Posted: 6:00 p.m. Monday, June 23, 2014

$11M to renovate South High heralded as community win

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$11M to renovate South High heralded as community win photo
Dr. David Estrop, Springfield City School District Superintendent, and Kim Fish, Communications & Special Projects Consultant for the district, look over plans for the renovation of the old South High School Monday. SCSD is part of a local consortium of schools that received an $11.3 million grant Friday to fund the renovations. Bill Lackey/Staff

By Katie Wedell

Staff Writer

SPRINGFIELD —

The news of the approval of an $11.3 million state grant to renovate South High School was greeted with excitement on Monday. Springfield City School District administrators are hoping that enthusiasm translates into more partners lending their support to the creation of a regional college and career readiness hub.

“It will become a center of educational innovation in this city, and hopefully in this state and even the Midwest,” said Springfield Superintendent David Estrop.

The Straight A grant — awarded to a consortium made up of SCSD, Clark-Shawnee Local School District, Springfield-Clark Career Technology Center and the Global Impact STEM Academy — will be combined with $1 million in state capital funds appropriated to Clark State Community College earlier this year and about $1 million in private donations to create the Greater Springfield Career ConnectED Center.

The STEM school will move into the building for the 2015-16 school year. The center will offer professional development for teachers, college readiness assessments, career exploration and internship opportunities for students in all the partner districts with a focus on the fields of computer science, manufacturing, food and bio-sciences.

Industry and higher education partners including Clark State and Wright State University, Navistar, the U.S. Air Force Research Laboratory and LexisNexis have already pledged support for the center.

“A lot of people wanted to see this happen, so we could better prepare the students in this area to enter college and careers,” Estrop said.

The 103-year-old building, which has been vacant for about five years, will undergo renovations to classroom space to create more hands-on labs and will get infrastructure upgrades to accommodate modern technology. SCSD Communications & Special Projects Consultant Kim Fish said some portions of the building, including the front entrance way, need a lot of work, while others like the library beneath the iconic glass dome are still in good shape.

“This project touched so many people in so many different ways, because this is a gorgeous historic building that goes a long way back in the history of this community,” Estrop said. “We’re going to be able to save this historically significant building and make good use of it as an ongoing educational facility.”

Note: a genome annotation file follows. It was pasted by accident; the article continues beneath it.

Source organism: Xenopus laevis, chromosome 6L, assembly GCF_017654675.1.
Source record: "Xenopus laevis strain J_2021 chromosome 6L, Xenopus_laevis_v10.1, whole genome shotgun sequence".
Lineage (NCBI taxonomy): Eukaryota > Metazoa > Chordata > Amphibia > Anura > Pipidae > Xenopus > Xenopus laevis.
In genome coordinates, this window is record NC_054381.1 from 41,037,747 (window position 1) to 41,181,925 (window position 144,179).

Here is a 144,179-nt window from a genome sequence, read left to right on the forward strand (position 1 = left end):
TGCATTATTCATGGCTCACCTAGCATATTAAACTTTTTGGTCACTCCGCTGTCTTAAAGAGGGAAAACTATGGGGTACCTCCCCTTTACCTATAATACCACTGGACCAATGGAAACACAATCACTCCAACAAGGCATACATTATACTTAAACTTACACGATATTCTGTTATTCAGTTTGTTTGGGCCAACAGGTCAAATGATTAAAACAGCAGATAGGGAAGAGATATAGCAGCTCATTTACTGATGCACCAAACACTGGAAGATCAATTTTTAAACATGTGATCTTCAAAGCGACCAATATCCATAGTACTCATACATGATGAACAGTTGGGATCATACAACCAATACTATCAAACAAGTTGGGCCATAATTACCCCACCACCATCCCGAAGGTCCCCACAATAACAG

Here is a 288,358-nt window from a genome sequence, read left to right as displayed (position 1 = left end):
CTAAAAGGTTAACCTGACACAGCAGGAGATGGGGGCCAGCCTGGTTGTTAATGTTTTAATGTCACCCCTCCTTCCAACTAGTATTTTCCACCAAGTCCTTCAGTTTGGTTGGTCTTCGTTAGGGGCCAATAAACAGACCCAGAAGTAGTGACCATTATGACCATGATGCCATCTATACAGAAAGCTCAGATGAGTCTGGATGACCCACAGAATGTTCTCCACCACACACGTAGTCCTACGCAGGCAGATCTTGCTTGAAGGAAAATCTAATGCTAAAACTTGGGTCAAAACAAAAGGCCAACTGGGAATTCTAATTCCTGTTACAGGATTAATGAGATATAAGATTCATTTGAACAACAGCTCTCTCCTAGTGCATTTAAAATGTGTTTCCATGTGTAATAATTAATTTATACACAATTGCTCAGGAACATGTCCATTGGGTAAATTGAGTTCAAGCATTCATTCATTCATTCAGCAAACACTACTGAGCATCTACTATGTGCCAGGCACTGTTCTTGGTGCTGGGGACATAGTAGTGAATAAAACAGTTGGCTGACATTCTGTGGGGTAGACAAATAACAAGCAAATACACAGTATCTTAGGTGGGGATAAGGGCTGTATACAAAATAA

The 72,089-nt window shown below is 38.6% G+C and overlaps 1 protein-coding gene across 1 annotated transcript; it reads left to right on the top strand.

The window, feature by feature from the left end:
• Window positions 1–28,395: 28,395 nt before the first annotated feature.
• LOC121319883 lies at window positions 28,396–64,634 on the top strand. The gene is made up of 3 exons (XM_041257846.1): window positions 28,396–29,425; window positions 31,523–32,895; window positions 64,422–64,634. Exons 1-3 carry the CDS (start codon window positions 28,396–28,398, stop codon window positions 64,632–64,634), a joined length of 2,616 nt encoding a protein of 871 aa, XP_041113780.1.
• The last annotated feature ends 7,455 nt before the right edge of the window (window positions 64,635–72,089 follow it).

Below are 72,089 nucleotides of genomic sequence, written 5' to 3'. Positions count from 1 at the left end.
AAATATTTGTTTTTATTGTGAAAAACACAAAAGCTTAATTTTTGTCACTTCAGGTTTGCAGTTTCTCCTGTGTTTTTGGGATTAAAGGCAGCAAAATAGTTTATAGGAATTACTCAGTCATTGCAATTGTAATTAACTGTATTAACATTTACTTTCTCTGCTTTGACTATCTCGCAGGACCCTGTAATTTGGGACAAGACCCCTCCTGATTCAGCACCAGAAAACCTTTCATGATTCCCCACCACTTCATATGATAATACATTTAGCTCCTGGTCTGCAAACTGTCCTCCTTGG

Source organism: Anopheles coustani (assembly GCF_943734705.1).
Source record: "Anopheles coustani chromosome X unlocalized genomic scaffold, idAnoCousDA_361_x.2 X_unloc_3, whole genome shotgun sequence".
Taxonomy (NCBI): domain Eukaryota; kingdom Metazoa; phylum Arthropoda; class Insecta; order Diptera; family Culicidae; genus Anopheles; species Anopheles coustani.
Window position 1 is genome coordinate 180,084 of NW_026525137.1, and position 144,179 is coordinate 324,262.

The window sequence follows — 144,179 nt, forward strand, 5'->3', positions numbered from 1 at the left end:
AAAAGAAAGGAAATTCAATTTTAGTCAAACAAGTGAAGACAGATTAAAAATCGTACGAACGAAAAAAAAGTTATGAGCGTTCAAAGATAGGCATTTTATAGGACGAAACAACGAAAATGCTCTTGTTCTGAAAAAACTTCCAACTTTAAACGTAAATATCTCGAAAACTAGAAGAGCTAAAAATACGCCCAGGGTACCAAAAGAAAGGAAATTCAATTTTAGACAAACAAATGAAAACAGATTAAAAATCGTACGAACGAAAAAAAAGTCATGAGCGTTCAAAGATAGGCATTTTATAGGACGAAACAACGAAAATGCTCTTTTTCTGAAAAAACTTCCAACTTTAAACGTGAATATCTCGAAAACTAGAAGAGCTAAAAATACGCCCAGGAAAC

“I know a lot of people have a personal tie to the building, so I’m glad they’re not going to just tear it down,” said Abby Boswell, whose mother taught at South High.

Finding a use for the beloved building has been a goal for many in the community, said Mayor Warren Copeland. He said it’s fitting that the building will be restored to its educational roots.

“I think it will be a real step forward for the community,” Copeland said.

The former high school is located on South Limestone Street, one of the main arteries into downtown. Those who have worked to preserve and redevelop the south side neighborhoods surrounding it said the building’s reuse is a point of pride.

The decision nearly a decade ago to locate the combined Springfield High School on the north side of town was “gut-wrenching,” according to South Fountain Preservation Society President Ben Babian.

“It was a pretty big loss for the south side,” he said. “This certainly is, at least, an emotional uplift.”

Babian said having the school in use could also mean an economic boost as people continue to invest in nearby housing.

More than $65 million in both public and private money has been poured into reshaping the city’s south side in the past decade — including the $20 million Hope VI project, which rebuilt Lincoln Park, and the $8 million renovation of the Rocking Horse Center across the street from South High.

“South High is an essential part of the South Limestone corridor,” said Springfield Community Development Director Shannon Meadows. “This is a win for the entire community.”

GISA was also part of another statewide consortium which will receive $13.5 million from the Straight A fund. The “College Ready Ohio” effort is headed up by Ohio State and seeks to increase access for high schoolers to online college-level courses.

Thirty-six Straight A Grant applications out of 335 were approved.


Staying with the story

The Springfield News-Sun brings you unmatched coverage of local schools. Reporter Katie Wedell has been following the effort to land the Straight A grant for several months, and the paper has reported extensively on the effort to renovate South High School.

Career ConnectED Center by the numbers:

$11.3 million awarded by Ohio Department of Education

5,343 students in four partner schools will have access to college and career exploration opportunities

$2.5 million in projected savings by sharing space among several districts

 
 

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